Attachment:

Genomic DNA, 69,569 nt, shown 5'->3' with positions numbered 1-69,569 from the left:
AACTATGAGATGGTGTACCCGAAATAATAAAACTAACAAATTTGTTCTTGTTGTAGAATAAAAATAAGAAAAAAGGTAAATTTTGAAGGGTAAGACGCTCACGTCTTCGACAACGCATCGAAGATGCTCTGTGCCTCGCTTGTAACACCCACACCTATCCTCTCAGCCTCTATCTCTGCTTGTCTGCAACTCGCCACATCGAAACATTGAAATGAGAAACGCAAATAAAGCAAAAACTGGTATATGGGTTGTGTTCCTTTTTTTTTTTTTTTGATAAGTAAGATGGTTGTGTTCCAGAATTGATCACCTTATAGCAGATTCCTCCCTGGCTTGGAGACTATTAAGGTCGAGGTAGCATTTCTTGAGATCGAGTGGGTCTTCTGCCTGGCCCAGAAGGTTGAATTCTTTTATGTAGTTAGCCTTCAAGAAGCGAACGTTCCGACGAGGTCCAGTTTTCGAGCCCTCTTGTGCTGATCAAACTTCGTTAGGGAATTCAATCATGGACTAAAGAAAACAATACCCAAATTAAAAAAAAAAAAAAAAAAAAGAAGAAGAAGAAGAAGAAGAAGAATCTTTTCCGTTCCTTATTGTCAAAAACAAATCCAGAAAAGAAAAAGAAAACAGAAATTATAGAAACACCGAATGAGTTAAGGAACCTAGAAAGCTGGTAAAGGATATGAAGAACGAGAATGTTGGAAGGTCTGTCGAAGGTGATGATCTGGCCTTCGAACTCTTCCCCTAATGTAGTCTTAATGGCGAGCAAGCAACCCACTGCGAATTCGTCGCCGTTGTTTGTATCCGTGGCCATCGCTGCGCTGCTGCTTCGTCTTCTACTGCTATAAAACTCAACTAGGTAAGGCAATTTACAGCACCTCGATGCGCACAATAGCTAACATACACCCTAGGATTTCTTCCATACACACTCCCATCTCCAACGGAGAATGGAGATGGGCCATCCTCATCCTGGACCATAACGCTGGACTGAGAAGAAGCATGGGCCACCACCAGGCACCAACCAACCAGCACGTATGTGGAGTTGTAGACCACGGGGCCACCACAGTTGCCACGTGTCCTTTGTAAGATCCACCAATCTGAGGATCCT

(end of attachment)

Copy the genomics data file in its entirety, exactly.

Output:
Genomic DNA, 69,569 nt, shown 5'->3' with positions numbered 1-69,569 from the left:
AACTATGAGATGGTGTACCCGAAATAATAAAACTAACAAATTTGTTCTTGTTGTAGAATAAAAATAAGAAAAAAGGTAAATTTTGAAGGGTAAGACGCTCACGTCTTCGACAACGCATCGAAGATGCTCTGTGCCTCGCTTGTAACACCCACACCTATCCTCTCAGCCTCTATCTCTGCTTGTCTGCAACTCGCCACATCGAAACATTGAAATGAGAAACGCAAATAAAGCAAAAACTGGTATATGGGTTGTGTTCCTTTTTTTTTTTTTTTGATAAGTAAGATGGTTGTGTTCCAGAATTGATCACCTTATAGCAGATTCCTCCCTGGCTTGGAGACTATTAAGGTCGAGGTAGCATTTCTTGAGATCGAGTGGGTCTTCTGCCTGGCCCAGAAGGTTGAATTCTTTTATGTAGTTAGCCTTCAAGAAGCGAACGTTCCGACGAGGTCCAGTTTTCGAGCCCTCTTGTGCTGATCAAACTTCGTTAGGGAATTCAATCATGGACTAAAGAAAACAATACCCAAATTAAAAAAAAAAAAAAAAAAAAGAAGAAGAAGAAGAAGAAGAAGAATCTTTTCCGTTCCTTATTGTCAAAAACAAATCCAGAAAAGAAAAAGAAAACAGAAATTATAGAAACACCGAATGAGTTAAGGAACCTAGAAAGCTGGTAAAGGATATGAAGAACGAGAATGTTGGAAGGTCTGTCGAAGGTGATGATCTGGCCTTCGAACTCTTCCCCTAATGTAGTCTTAATGGCGAGCAAGCAACCCACTGCGAATTCGTCGCCGTTGTTTGTATCCGTGGCCATCGCTGCGCTGCTGCTTCGTCTTCTACTGCTATAAAACTCAACTAGGTAAGGCAATTTACAGCACCTCGATGCGCACAATAGCTAACATACACCCTAGGATTTCTTCCATACACACTCCCATCTCCAACGGAGAATGGAGATGGGCCATCCTCATCCTGGACCATAACGCTGGACTGAGAAGAAGCATGGGCCACCACCAGGCACCAACCAACCAGCACGTATGTGGAGTTGTAGACCACGGGGCCACCACAGTTGCCACGTGTCCTTTGTAAGATCCACCAATCTGAGGATCCT